Mission Related Investing

In 1995 the Directors of the Weeden Foundation initiated a program designed to reduce the dissonance between the Foundation’s mission and its investment strategies. It is widely known that most investment approaches, including those practiced by a majority of foundations, have little or no connection to ideology. In fact most strategies run counter to the social and environmental beliefs held by a growing number of individual and institutional investors. The issues of our day, whether they be biodiversity loss, global warming, or child labor, are all impacted to a great degree by corporate behavior. Yet few investors are divested from those corporations whose actions – or lack thereof – may implicitly undermine broadly held societal objectives.

The Foundation’s approach, still very much a work in progress, involves initiatives in two areas:

1. Investment screening (with a positive, rather than a negative inclination);
2. Program related investments (PRI).

Screening

In 1998, the Foundation made its first significant investment in a screened fund operated by Winslow Management Company in Boston, Massachusetts. Rather than running a negative screen by rooting out companies with poor environmental performance or future environmental liability, Winslow places greater emphasis on environmentally proactive and environmentally responsible companies.

Useful online resources for portfolio screening and green investing include Social Funds and the Social Investment Forum.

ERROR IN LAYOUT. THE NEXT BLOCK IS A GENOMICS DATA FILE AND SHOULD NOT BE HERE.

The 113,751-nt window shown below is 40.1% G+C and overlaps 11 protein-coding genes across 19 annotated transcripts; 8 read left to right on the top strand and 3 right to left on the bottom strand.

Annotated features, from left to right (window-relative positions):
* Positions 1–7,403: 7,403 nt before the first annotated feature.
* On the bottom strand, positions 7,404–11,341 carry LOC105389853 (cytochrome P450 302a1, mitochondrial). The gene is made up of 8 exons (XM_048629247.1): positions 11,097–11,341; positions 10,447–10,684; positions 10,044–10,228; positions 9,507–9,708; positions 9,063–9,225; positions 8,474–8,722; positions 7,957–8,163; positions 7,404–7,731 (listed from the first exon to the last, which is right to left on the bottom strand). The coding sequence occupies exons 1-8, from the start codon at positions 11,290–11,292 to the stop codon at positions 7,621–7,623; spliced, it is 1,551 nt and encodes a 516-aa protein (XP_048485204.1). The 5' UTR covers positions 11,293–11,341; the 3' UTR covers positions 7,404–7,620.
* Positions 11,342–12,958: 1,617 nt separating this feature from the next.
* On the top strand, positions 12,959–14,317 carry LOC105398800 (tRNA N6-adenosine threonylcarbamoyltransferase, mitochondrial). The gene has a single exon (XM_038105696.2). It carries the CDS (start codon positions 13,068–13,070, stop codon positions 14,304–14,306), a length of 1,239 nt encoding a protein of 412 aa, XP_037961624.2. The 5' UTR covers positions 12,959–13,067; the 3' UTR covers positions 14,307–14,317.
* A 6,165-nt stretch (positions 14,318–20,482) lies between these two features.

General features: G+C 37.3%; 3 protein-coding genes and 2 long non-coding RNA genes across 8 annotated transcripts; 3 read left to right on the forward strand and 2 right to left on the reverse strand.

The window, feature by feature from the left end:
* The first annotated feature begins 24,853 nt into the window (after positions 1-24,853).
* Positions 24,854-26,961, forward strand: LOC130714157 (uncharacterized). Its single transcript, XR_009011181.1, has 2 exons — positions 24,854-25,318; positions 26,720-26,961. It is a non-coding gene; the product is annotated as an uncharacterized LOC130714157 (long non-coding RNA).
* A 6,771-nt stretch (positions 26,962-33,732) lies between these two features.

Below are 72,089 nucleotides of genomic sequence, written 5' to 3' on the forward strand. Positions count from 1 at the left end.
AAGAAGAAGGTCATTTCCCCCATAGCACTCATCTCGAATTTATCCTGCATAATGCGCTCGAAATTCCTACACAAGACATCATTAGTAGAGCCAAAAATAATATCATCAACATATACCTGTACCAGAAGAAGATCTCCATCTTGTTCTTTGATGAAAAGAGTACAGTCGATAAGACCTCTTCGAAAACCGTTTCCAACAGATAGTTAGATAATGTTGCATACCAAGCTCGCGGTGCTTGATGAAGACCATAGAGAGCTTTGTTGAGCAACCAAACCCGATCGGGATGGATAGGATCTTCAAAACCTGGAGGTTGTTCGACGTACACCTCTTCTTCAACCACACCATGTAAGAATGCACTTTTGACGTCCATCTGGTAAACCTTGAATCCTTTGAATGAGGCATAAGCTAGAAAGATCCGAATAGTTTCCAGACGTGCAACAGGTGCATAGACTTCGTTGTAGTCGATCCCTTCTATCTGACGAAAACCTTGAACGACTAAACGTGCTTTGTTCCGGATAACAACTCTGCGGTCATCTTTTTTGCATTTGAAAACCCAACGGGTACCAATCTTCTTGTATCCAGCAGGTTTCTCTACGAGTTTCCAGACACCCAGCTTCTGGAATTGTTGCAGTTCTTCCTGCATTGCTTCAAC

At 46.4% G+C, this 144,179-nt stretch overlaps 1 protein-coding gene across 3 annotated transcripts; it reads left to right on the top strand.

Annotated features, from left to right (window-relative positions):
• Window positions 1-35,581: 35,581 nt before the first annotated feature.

The Foundation’s PRI efforts to date include real estate acquired for conservation purposes and equity investments in environmentally conscious natural resource businesses. On the real estate side, in 1995 the Foundation provided a $150,000 bridge-financing loan, since repaid, to the Cheetah Conservation Fund/WILD Foundation for the purchase of an 18,000 acre ranch in Namibia. The parcel now serves as the International Cheetah Research and Education Center and also forms the anchor holding in the regional Waterberg Conservancy. Through purchases made in 1994 and 1998, the Foundation acquired a majority interest in a remote 125,000 acre parcel of primary rainforest and savanna, known as El Refugio, in eastern Bolivia. Adjacent to the recently expanded Noel Kempff Mercado National Park, the parcel plays periodic host to elite teams of biologists from the Field Museum, Smithsonian Institution, Missouri Botanical Garden, American Museum of Natural History, and an assortment of Bolivian scientific institutions including Museo de Historia Natural Noel Kempff Mercado.

Starting in 1995, the Foundation initiated a series of equity allocations to two timberland investment funds whose managers are fully committed to the sustainable management of forest resources. Portions of those lands now under management are independently certified by SmartWoodCM   according to guidelines set forth by the Forest Stewardship Council and more lands are slated for certification.

In 2002, the Foundation made a venture capital investment in a kenaf paper company, Vision Paper. This investment complements the Foundation's program interest in promoting environmentally sustainable paper consumption and production. As far back as the 1950s, the U.S. Department of Agriculture identified kenaf as an ideal fiber crop to substitute for wood. Kenaf has an estimated fiber output two to three times that of southern pine plantation, and requires less water, fertilizers, and pesticides.

A number of useful publications on program related investments are available from The Foundation Center.